Since the moment Trump took office, we've witnessed a steady stream of attacks on the administration, not so much for the president's obvious personal foibles but because his election is supposedly ushering in authoritarianism and the end of liberty. To date, despite the constant predictions of imminent doom, the republic and the Constitution still stand, even if many Americans are blushing at Trump's over-the-top statements, boasts, and tweets. The final judgment on whether Trump colluded with Russia or committed other wrongs must await the report of the special prosecutor. But very little of what we've heard or read would lead one to think that Trump is likely to be in legal jeopardy.
This hasn't impeded Democrats from rushing headlong toward their stated goal: Trump's impeachment. Figures such as Tom Steyer, the environmentalist and left-wing mega donor, are ready to fund an impeachment effort; columnists at the New York Times and the Washington Post are cheering them on. In this climate, it's obvious that we're heading toward a moment when American politics will become a zero-sum game whose outcome will hinge solely on Trump's survival. And Trump's survival might depend on how many Republicans are so disgusted with him that they abandon him.
Flake's dilemma is the product of failure. His book tour last summer — in which he proposed himself as the second coming of Barry Goldwater and the conservative alternative to Trump — earned him some favorable mentions on Morning Joe and other liberal outlets, but it bombed among most Republicans. Flake wasn't a strong enough figure to sustain an independent stand among Republicans, but he was also too conservative to attract Democratic crossovers. Even as liberal editorial pages lauded Flake for his Senate-withdrawal speech this week, late-night comedian Seth Myers attacked him by pointing that he'd voted for all of Trump's Cabinet appointments.
It's that last point that ought to serve as a reminder to Republicans: For all of their justified umbrage about Trump, if policy questions still mean anything to them, preserving this flawed presidency against the attacks of Trump's foes is their only hope of getting anything done. That dichotomy is the key to understanding why the anti-Trump manifestos from Flake, Bush, and McCain aren't shifting Republican opinion.
During the presidential campaign, there was good reason for many conservatives to voice concerns like those McCain has recently expressed — that Trump was abandoning the ideals America has advanced around the world. Comments like Bush's recent barb about "nationalism distorted into nativism" also made sense. But for all of Trump's loose talk and Bannon's boasts about purging the party, we haven't, as of yet, seen any massive shift in U.S. foreign policy. Trump's desire for a new détente with Vladimir Putin's Russia has gotten nowhere. United Nations Ambassador Nikki Haley has become a leading administration voice, advocating exactly the kind of global engagement and support for American ideals that Bush and McCain support.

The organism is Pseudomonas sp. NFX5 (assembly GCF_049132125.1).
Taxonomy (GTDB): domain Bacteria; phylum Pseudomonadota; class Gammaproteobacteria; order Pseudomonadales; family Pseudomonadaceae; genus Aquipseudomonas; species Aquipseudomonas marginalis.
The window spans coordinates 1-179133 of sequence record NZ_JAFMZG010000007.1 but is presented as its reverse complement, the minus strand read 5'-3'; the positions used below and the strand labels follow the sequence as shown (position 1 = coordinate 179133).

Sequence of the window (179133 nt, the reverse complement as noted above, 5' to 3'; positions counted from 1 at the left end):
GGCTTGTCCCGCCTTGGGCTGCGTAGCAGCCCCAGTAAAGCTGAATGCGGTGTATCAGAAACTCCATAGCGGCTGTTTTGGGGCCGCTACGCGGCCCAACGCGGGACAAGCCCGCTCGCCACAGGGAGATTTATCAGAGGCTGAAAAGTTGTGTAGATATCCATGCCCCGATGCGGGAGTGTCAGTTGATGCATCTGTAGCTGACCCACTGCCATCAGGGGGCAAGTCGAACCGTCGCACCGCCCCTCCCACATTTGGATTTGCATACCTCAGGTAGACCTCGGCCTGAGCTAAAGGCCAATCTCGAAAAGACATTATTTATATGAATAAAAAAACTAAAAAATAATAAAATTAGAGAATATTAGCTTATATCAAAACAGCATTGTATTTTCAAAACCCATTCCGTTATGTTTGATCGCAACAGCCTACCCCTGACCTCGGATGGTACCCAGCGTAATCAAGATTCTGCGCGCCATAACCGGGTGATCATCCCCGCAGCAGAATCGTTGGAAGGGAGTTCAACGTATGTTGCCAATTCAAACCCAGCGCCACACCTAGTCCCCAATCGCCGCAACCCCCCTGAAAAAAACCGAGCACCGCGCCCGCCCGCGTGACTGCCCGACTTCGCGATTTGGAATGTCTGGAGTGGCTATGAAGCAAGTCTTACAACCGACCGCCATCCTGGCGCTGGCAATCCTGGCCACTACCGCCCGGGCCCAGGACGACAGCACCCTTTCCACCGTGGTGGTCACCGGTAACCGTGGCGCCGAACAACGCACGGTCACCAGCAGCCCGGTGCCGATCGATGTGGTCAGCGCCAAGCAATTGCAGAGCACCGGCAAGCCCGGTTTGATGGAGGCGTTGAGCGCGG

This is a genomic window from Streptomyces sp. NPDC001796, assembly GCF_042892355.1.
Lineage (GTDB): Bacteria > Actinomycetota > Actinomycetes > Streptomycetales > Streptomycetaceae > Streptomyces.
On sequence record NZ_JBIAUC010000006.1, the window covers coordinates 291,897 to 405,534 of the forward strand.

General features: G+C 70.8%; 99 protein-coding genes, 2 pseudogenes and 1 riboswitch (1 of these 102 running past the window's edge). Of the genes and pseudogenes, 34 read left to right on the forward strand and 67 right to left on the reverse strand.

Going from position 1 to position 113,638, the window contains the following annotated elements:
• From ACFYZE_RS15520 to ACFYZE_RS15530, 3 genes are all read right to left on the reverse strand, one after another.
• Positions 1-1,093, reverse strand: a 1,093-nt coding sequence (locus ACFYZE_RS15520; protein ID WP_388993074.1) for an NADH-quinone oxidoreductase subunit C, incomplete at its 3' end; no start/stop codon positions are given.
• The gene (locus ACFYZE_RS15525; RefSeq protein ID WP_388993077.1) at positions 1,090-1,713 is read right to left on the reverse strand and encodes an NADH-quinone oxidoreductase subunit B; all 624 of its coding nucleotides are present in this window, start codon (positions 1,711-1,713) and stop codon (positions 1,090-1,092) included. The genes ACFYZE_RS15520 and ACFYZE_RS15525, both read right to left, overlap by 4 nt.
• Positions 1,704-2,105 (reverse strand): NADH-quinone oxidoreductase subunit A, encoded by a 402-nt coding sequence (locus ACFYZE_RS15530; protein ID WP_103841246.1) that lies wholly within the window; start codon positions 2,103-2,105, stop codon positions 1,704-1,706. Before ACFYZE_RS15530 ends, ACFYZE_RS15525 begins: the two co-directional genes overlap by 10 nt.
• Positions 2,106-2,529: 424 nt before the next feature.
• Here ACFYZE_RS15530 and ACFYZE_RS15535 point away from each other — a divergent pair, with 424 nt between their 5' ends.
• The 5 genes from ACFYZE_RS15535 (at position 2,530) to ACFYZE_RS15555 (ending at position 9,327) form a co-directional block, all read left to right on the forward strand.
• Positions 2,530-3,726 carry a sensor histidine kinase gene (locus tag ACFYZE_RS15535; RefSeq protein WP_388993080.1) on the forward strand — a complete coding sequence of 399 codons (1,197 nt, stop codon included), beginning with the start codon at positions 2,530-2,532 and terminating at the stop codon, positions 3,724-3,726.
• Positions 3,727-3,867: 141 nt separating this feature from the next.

So far, and despite some notable wins, such as on education policy and in the battle against ISIS, the administration has a reputation for incompetence. But, as Senate Majority Leader Mitch McConnell is fond of pointing out, Trump is still the only Republican who can sign a bill into law. If we are to see tax reform or foreign-policy gains (e.g., reversing Obama's appeasement of Iran), we will require a Republican president. Trump is the only one we've got. Without him, the GOP might as well surrender to Nancy Pelosi and Chuck Schumer right now.
It's also worth pointing out that on some issues, such as Iran, Trump has a firmer grasp of the problem than some of the so-called adults like Senator Bob Corker who seek to restrain him. Nor is Trump quite the idiot that his detractors always assume him to be, as he proved this week by brushing back any notion of a cap on 401(k) contributions. What may well be the most conservative cabinet in recent memory — a cabinet that Flake voted for — should also remind Republicans of what's at stake when they support the anti-Trump resistance.
Principled Republicans aren't wrong to be offended by Trump. They aren't wrong to worry about the long-term damage to the GOP brand Trump might do if he can't achieve major policy victories and if he permanently undermines the moral standing of the party.
But at this point, abandoning him — as Flake, Bush, and McCain seem to be leaning toward — will neither save the GOP nor allow it to accomplish anything in what may prove a brief window of opportunity. When else will Republicans control both houses of Congress and the White House? Democrats lack any real agenda except a push for impeachment. Are Republicans ready to join them? They must pick a side. They can't be neutral about the man the voters stuck them with. Which is why most Republicans won't follow Flake into the lifeboats while the GOP ship is still afloat.
Commentary by Jonathan S. Tobin, a contributor at National Review Online and opinion editor at JNS.org. Follow him on Twitter @jonathans_tobin.
For more insight from CNBC contributors, follow
©2017 National Review. Used with permission.